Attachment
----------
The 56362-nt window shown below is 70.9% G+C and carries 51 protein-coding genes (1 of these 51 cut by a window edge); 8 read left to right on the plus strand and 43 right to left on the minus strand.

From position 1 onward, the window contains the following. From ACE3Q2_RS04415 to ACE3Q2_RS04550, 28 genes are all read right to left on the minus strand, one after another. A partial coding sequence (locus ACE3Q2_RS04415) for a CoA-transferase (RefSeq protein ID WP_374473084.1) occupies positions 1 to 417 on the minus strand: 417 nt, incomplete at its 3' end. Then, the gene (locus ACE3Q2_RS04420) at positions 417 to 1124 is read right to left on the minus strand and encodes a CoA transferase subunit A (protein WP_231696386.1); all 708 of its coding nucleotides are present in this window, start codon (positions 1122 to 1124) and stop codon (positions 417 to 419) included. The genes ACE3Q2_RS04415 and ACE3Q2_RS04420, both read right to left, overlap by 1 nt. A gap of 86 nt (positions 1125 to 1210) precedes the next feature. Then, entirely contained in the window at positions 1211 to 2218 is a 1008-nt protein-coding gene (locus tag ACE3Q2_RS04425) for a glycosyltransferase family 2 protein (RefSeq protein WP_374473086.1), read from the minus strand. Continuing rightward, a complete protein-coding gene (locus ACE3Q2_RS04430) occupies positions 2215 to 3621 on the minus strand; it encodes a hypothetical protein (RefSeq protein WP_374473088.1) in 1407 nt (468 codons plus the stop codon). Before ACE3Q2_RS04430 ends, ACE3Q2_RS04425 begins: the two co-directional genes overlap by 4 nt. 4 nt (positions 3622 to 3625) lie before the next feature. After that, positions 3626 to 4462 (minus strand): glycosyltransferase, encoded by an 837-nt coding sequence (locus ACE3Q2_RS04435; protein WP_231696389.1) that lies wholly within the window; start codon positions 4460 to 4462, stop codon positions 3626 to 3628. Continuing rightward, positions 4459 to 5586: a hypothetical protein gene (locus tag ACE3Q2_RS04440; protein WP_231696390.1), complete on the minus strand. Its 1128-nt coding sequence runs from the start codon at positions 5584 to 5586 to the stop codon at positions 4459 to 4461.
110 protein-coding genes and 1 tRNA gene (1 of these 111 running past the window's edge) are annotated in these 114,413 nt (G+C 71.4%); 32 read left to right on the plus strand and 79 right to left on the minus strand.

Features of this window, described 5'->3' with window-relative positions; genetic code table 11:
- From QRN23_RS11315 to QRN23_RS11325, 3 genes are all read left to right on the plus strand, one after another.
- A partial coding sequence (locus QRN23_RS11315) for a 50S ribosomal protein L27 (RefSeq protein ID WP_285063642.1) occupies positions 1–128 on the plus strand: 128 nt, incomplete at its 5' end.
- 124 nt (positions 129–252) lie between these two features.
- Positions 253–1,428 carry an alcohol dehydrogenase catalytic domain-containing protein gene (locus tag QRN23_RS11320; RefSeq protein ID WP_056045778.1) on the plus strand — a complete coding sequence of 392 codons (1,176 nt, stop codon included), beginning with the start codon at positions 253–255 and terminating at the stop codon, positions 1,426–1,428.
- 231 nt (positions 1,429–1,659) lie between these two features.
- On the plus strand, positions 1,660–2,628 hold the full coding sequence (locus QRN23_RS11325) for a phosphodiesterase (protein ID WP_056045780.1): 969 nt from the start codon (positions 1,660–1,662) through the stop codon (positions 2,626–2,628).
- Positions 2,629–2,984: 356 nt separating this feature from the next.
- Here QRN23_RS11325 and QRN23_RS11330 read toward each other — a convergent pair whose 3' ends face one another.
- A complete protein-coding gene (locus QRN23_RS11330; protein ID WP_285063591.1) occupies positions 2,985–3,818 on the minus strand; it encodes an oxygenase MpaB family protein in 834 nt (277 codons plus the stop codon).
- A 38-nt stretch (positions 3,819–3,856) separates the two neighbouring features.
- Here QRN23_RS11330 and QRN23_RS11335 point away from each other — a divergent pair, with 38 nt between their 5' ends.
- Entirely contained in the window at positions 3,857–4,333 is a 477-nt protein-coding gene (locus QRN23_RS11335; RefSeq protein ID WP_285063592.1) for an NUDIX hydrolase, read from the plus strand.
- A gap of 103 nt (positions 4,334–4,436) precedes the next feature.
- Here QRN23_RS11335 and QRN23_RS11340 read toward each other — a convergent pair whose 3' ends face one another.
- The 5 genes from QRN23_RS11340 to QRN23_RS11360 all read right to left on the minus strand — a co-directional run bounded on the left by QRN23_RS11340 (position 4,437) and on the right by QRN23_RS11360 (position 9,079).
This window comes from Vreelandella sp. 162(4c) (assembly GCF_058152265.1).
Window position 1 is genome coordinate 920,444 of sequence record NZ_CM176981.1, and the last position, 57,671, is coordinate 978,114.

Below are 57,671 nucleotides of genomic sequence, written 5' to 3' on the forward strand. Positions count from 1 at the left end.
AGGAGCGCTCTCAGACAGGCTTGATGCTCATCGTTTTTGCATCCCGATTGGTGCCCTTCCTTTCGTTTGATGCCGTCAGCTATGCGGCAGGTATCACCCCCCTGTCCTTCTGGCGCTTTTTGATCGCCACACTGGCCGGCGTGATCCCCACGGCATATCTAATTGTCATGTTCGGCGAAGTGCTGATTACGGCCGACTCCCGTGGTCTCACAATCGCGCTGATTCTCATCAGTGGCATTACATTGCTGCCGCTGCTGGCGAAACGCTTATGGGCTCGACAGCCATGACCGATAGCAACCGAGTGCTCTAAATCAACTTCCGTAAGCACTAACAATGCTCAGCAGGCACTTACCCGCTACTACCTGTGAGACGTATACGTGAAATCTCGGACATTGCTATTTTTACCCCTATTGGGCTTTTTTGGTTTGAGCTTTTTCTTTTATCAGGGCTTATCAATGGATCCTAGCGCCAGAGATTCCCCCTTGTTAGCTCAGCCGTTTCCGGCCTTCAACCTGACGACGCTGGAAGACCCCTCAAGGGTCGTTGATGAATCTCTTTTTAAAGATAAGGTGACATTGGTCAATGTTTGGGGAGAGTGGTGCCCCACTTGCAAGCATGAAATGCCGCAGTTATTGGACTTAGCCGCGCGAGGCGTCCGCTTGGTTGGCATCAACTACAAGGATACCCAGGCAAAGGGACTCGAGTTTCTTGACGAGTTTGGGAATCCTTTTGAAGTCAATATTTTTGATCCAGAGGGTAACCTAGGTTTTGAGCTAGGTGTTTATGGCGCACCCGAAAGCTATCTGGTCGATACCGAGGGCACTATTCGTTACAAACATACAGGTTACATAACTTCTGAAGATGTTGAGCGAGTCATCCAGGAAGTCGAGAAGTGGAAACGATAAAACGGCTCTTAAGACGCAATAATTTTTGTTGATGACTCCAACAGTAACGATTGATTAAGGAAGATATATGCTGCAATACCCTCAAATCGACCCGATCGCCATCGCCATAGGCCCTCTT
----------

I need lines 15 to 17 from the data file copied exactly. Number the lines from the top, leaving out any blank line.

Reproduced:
- Here QRN23_RS11330 and QRN23_RS11335 point away from each other — a divergent pair, with 38 nt between their 5' ends.
- Entirely contained in the window at positions 3,857–4,333 is a 477-nt protein-coding gene (locus QRN23_RS11335; RefSeq protein ID WP_285063592.1) for an NUDIX hydrolase, read from the plus strand.
- A gap of 103 nt (positions 4,334–4,436) precedes the next feature.